BlockingMost data-structures that use locks are Blocking, this includes exclusive and shared (read-write) locks. When an algorithm is Blocking, there is no guarantee on when will a thread be able to access the resource or perform the operation that is meant to.
An example is when an object is protected by an exclusive lock: If the contention is low, the operation will be performed without delay or a very short one. If the contention is high, it can happen that a single thread keeps accessing the resource, thus starving one or many of the other threads.
Lock-FreeWhen an algorithm gives some guarantee on the number of operations that will be performed, even if infinite, then it is Lock-Free. Most algorithms and data-structures that do not have a locking mechanism are Lock-Free.
An example is a Lock-Free Queue like the one used in Java's ConcurrentLinkedQueue.
Wait-FreeIf an algorithm gives a guarantee of a finite number of steps, then it is Wait-Free.
An example of a Wait-Free algorithm (but not Population Oblivious) is one where each thread publishes its state on some thread-specific place shared among other threads, and then each thread must read the states of the other threads before making some decision related to the algorithm. In this case the number of operations is bounded by O(k) where k is the number of threads.
Wait-Free Population ObliviousAn algorithm that gives a constant number of steps or a number of steps that does not depend on the number of threads currently running is said to be Wait-Free-Population-Oblivious.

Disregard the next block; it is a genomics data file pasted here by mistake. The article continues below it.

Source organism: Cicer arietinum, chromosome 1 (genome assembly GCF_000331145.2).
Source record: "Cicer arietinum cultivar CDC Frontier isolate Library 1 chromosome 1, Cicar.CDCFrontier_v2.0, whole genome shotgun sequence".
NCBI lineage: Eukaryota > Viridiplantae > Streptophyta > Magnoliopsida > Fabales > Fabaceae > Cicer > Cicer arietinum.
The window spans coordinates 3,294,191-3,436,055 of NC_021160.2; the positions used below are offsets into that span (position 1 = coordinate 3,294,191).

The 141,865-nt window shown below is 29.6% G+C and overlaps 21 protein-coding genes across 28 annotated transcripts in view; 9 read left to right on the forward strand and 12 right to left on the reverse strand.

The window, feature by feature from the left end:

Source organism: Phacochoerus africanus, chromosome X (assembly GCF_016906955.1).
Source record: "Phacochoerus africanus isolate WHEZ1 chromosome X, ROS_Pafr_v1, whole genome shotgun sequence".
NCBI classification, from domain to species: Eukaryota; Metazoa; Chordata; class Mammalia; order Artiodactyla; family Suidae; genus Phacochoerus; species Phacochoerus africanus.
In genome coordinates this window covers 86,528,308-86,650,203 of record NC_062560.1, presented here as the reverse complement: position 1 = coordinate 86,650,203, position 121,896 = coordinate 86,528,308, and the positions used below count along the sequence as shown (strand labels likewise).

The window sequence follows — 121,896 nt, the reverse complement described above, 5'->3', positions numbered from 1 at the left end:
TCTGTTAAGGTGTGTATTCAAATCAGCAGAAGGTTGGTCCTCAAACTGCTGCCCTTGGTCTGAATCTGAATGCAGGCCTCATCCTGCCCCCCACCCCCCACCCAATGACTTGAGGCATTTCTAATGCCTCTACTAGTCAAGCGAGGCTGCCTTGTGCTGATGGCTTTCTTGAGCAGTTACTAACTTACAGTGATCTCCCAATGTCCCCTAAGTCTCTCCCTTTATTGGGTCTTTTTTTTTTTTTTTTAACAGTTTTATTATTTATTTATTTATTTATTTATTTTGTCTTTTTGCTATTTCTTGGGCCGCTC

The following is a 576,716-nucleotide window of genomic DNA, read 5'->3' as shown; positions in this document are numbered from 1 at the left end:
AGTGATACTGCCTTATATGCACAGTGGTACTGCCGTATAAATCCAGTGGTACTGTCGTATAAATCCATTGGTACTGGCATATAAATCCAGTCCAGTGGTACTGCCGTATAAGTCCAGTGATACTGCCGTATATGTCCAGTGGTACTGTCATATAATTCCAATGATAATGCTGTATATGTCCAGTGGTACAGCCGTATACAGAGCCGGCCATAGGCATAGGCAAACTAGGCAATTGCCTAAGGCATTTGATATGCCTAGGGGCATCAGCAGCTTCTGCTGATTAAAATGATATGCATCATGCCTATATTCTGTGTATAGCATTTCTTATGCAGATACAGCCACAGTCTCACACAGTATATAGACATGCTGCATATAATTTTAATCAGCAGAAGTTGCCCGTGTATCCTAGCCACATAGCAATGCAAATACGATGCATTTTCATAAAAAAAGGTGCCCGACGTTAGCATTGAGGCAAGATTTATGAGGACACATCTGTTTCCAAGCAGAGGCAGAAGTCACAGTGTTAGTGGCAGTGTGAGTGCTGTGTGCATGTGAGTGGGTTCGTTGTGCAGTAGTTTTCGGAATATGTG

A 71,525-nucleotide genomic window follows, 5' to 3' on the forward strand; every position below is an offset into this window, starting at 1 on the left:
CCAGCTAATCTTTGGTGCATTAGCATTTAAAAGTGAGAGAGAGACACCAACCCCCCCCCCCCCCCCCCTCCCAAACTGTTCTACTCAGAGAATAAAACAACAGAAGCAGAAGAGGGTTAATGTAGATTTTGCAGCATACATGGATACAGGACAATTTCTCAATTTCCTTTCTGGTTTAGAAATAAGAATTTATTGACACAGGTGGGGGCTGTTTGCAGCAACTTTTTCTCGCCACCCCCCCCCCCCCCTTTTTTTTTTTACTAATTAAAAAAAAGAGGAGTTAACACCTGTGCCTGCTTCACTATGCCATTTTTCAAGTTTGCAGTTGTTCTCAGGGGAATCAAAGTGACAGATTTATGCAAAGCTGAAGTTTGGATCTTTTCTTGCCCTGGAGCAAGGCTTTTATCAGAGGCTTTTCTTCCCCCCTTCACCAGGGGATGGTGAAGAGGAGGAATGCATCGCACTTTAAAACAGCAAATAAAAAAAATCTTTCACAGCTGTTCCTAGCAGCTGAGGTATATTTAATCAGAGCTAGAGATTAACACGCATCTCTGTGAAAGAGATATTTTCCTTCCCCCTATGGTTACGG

The best example of a pattern that is Wait-Free Population Oblivious is doing a getAndAdd() on a single variable (or in C a
__sync_fetch_and_add()), which is always guaranteed to complete on a single operation, at least on x86 CPUs (see more info here).
For more detailed definitions take a look at the Section 3.7 Progress Conditions in The Art of Multiprocessor Programming.
Contrary to common intuition, under low contention scenarios, the Blocking algorithms are usually faster, followed by the Lock-Free and afterwards the Wait-Free being the slowest. This happens because Wait-Free algorithms usually involve more synchronization steps and thus make the algorithm slow when running on a single thread.
If you consider scenarios with high-contention then the case may be opposite, but even there, it is not always the case. Generalization is not possible because it all depends on the algorithms themselves, and even on implementation details (see for example the posts about Scalable Read-Write Locks).
So why all the hype about Wait-Free and Lock-Free algorithms?
Well, if you want strong time guarantees for completion of a certain procedure, then you will need a Lock-Free, or even better, a Wait-Free algorithm. This is particularly true in the case of real-time systems and GUIs, where there is usually some bound on the time a task can take to complete.
When writing code for a system that needs to be responsive, it is better to abdicate of a little performance but have a guarantee that the task will be completed in a certain amount of time, thus making Wait-Free algorithms a valuable tool in developers of GUIs and real-time systems (like networking and embedded systems, medical devices, scientific data-acquisition, etc).